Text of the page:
Nunavut residents report fewer sexual assaults than those in other territories: StatCan
Under-reporting in Nunavut’s smaller communities may explain discrepancy
A recent Statistics Canada report finds fewer reports of sexual assault in Nunavut than in the Northwest Territories and Yukon.
But the report goes on to suggest this is not because Nunavut has fewer incidents of gender-based violence, but instead that residents — particularly those in the territory’s smaller communities — are less likely to voice complaints about such incidents.
“Some studies have suggested a normalization of violence among some Inuit women as a result of intergenerational violence and trauma resulting from colonization and experiences at Indigenous residential schools, which could have led to underreporting of violent victimization among those women,” the report states.
The study found that only one in eight respondents across the territories reported their sexual assaults to police.
The report, which draws on information from StatCan’s 2018 Survey of Safety in Public and Private Spaces that looked on the prevalence of physical and sexual assault, says 31 per cent of women and eight per cent of men in Nunavut have been sexually assaulted at least once since the age of 15.
That’s compared with 39 per cent of women and 12 per cent of men overall in three territories.
These results contrast with police-reported data, for which Nunavut recorded highest rates of major assault and sexual assault among the three territories in 2018, StatCan said.
StatCan said that the lower rate from Nunavut in this report could be explained by underreporting in Nunavut’ smallest communities, which report lower prevalence of assault than the territory’s largest centres.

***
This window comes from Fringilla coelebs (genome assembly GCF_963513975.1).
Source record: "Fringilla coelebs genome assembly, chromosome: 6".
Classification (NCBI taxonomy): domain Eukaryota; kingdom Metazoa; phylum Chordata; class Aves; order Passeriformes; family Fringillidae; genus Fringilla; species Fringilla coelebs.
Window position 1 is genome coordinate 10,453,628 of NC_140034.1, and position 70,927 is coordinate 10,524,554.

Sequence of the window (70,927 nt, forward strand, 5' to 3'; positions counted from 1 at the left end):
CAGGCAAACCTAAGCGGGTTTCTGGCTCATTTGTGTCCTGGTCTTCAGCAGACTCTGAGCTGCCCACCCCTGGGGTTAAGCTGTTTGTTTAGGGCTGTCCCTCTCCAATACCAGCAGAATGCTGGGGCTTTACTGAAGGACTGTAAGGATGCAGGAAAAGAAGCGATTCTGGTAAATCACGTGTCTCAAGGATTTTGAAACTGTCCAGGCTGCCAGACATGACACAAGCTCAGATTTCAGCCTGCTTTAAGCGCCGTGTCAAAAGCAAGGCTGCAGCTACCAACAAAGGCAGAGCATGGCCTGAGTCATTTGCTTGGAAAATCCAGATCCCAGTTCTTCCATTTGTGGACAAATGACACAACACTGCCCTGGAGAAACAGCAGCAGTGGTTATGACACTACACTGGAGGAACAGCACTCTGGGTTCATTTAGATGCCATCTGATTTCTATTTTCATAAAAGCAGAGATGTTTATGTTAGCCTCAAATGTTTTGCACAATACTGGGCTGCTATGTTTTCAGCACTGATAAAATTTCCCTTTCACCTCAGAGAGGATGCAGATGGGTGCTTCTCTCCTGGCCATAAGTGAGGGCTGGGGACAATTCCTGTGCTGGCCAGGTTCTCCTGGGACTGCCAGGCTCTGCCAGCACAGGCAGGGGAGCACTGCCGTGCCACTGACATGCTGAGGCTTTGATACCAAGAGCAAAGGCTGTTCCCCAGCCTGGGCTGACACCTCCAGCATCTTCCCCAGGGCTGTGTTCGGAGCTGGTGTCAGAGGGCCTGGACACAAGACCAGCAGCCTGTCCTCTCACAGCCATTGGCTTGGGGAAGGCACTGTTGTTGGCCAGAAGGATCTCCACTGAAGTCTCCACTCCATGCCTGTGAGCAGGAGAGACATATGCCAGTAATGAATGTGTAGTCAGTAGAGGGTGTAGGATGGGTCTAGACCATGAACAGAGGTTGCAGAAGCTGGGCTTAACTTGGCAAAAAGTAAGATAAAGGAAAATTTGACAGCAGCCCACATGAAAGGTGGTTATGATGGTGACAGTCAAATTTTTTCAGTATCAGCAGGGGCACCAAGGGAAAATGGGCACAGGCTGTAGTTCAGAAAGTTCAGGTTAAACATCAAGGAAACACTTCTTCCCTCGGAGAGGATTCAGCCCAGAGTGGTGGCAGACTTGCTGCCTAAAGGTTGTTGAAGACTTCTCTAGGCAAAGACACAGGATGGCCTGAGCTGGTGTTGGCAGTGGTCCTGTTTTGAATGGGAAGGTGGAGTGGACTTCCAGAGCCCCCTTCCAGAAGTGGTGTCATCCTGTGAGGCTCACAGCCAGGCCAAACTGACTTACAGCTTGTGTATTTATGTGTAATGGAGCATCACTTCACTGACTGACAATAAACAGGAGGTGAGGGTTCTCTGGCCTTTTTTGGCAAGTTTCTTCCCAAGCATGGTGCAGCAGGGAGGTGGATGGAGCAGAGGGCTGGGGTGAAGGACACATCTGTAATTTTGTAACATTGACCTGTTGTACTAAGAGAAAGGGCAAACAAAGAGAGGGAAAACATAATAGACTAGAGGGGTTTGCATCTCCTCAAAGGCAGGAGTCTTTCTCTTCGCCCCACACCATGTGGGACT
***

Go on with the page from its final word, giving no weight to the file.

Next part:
The report found that the prevalence of violent victimization since age 15 was higher in Iqaluit and Rankin Inlet than in Nunavut’s smaller communities.
Fifty eight per cent of respondents in Iqaluit and 56 per cent in Rankin Inlet said they had experienced violent victimization since age 15.
That’s compared to the smaller communities, where only 37 per cent reported having been sexually or physically assaulted at least once since age 15.
StatCan also found a disparity between Inuit and non-Indigenous Nunavummiut: overall the prevalence of violent victimization since age 15 reported by Inuit women (41 per cent) and men (42 per cent) was lower than for non-Indigenous residents (56 per cent of women and 58 per cent of men).
In the three territories, LGBTQ2+ women and women with a physical or mental disability were more likely than other women to have been victims of sexual assault in their lifetime, the report found.
As well, women (15.6 per cent) and men (13.9 per cent) living in the territories who reported binge drinking at least once a month were about three times more likely to report having been assaulted at least once than women (5.3 per cent) and men (4.5 per cent) who reported binge drinking less than once a month.
This trend was observed for both physical and sexual assaults, StatCan said.
Similarly, women (26.9 per cent) and men (31.5 per cent) who had used illicit drugs in the 12 months preceding the survey reported having been victims of physical or sexual assault in higher proportions than women (7.2 per cent) and men (6.3 per cent) who had not used drugs.
The survey also found that most of the time the perpetrator was a man acting alone, that most women who have been physically assaulted knew the perpetrator and that the majority of incidents did not involve a weapon or injuries.
To be counted, assaults had to have occurred in a context other than an intimate partner relationship in the 12 months before the survey, and since the age of 15.